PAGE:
Board presented with drone policy
The Information Technology and Mapping Department of Highlands discussed drone use and policy at the Town Board of Commissioners Meeting on June 21.
According to Matt Shuler, information technology and mapping department director, due to ethical dilemmas and privacy concerns regarding the use of drones, the department presented its policy to the board.
“Anytime we do town-wide flies — which will be annually — we will post that in newspapers so everybody in town will know if there is a drone possibly buzzing over their homes,” Shuler said, and added under its policy the department is limited to when and where the drones can fly.
“We would fly during daylight hours,” Shuler said. “We would fly no less than 175-feet over someone’s property so that they don’t have any privacy concerns; and then we are also limited to 400-feet in altitude by the (Federal Aviation Administration).” The mapping department drones have a flight record embedded into the software, so if the public wanted to see the location, elevation or duration of a drone flight, the information is public record. If there is a question about any town drone flights, Shuler said the department can pull up the flight log book for verification. Additionally, the aerial photography will be placed on the town’s website. Shuler further said before placing any photography or video taken by a drone, all faces, identification numbers or information that can identify a person will be removed.
“That is way above and beyond of what (Unmanned Aircraft Systems rule (part 107)) requires of us,” Shuler said. “We just want to do our due diligence to make sure.”
According to Shuler, creating the drone policy was a “learning process” for the department. In the past, there were times when people would call Town Hall and have questions about the drones in the air — so the policy decision was made to give notice to the public when it is being flown. Every winter the Information Technology and Mapping Department flies over the town after the foliage is off the trees to map the area. The process takes about three weeks, according to Shuler.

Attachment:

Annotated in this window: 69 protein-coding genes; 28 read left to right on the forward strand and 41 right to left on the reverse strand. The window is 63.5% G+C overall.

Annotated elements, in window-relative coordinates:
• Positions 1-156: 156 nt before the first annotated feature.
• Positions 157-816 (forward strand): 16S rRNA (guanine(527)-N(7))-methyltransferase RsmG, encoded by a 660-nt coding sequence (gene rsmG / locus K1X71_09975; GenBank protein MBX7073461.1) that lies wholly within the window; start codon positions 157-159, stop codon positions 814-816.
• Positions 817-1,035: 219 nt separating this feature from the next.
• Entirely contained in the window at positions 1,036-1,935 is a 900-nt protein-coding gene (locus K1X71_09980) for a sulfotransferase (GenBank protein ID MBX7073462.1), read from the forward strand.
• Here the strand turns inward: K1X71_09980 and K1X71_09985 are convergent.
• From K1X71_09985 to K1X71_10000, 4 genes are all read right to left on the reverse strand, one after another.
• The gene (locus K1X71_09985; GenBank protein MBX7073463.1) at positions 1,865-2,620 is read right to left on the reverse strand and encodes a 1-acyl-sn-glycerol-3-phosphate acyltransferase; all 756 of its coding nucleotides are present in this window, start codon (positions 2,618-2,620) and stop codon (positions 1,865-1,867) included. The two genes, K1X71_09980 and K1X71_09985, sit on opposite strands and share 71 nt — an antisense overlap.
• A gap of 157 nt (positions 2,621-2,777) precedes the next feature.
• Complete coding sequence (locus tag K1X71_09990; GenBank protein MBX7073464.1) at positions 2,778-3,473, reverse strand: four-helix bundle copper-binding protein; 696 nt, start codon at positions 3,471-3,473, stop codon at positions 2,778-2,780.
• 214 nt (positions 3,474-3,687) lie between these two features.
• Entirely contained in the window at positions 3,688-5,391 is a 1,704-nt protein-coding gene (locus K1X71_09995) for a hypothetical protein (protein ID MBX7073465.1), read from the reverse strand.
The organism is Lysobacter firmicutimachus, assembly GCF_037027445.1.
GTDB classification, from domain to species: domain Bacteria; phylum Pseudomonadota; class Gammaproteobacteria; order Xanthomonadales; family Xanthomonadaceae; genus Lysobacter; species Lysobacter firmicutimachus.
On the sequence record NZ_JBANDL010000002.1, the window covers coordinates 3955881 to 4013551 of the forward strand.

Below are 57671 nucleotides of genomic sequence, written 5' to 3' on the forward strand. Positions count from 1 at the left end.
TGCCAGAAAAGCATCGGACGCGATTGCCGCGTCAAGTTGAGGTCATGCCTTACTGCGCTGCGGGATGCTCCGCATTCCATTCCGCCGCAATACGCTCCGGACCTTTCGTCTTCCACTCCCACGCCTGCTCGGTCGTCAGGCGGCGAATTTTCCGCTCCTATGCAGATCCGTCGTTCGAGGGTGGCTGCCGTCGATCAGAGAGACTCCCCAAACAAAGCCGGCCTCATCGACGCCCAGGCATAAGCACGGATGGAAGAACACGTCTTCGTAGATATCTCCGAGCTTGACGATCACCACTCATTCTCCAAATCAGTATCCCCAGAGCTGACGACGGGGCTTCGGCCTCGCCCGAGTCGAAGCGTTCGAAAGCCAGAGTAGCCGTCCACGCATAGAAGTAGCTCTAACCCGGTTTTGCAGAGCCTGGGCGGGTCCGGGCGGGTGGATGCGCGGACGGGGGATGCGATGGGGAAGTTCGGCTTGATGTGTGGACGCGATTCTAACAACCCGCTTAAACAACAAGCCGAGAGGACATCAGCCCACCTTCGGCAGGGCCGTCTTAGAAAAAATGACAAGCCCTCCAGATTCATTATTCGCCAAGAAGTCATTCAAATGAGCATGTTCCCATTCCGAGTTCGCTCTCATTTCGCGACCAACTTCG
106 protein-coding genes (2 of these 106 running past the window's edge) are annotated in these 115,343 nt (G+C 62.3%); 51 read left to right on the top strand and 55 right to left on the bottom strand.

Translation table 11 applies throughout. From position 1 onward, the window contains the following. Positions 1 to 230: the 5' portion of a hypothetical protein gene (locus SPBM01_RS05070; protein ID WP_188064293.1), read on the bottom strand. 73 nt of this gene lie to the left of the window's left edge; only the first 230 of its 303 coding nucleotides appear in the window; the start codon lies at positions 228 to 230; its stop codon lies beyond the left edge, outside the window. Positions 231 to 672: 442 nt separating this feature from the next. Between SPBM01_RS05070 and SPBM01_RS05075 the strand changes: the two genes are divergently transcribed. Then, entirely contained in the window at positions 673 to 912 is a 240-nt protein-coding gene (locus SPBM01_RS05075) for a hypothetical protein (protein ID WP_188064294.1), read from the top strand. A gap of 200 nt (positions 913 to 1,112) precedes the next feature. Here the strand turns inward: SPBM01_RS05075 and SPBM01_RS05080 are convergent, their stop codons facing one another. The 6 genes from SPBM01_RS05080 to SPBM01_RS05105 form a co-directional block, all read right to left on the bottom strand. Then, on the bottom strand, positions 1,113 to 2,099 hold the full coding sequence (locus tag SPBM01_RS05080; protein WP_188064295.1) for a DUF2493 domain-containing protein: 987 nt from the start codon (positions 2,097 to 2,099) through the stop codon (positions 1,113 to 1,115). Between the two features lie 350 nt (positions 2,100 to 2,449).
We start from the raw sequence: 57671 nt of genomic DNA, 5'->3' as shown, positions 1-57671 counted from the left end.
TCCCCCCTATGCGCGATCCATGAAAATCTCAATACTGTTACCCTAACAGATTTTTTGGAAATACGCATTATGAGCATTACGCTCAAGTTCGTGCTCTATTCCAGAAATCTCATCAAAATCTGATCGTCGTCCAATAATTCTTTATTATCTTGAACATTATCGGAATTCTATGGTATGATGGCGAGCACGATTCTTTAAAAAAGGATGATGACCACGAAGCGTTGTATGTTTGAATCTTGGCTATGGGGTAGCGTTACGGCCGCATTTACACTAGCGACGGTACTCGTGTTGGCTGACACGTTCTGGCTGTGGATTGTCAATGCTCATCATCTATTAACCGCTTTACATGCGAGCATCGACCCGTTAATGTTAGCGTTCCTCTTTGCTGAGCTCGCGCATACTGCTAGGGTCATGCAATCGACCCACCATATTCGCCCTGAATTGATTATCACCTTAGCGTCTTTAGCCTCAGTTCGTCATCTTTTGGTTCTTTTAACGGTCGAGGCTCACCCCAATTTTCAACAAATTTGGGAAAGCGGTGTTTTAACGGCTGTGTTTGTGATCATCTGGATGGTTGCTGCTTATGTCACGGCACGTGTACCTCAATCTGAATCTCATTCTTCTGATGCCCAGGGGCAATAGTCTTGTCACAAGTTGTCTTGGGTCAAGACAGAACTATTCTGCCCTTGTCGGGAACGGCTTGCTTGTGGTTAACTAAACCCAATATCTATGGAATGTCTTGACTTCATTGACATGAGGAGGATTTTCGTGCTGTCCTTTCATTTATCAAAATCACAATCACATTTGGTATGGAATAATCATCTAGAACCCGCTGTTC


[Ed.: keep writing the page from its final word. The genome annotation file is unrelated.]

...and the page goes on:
Shuler said there have been times when notice was not given, such as when “smaller” flights go up with little or no notice to the department itself as, “it would be up and down — and most likely — over in about 10 minutes.”
A concern of Town Board Commissioner John “Buz” Dotson was the ability to notify the public regardless of how much time was spent in the air.
“It doesn’t matter if you are going to be in the air for 15 seconds or two hours,” Dotson said. “People are going to hear this thing and see it, and I think at least half the people in the world are going to cringe a little bit.”
Shuler said the department will do whatever is asked of them; there is already information in the policy that states if anyone objects to the flying of the drone, then it will be brought down.
“[Anyone] can, certainly, call the town hall and say, “this is where I live, don’t fly over my property,” and we will certainly obey that and will do that,” Shuler said.
Commissioner Brian Stiehler pointed out the benefits of using drones for reasons other than mapping. Funds for the Highlands Police Department to purchase a drone were approved in the 2018-19 budget. The policy presented to the Board is for the mapping and IT departments only. Shuler said another policy will have to be drafted for police and emergency use.
Dotson and Commissioner Amy Patterson said they believe the department should notify the public when the drone is flying through additional means such as radio announcements or emergency text message. The policy will be changed to reflect use of the Code Red text system to also notify residents of drone flights.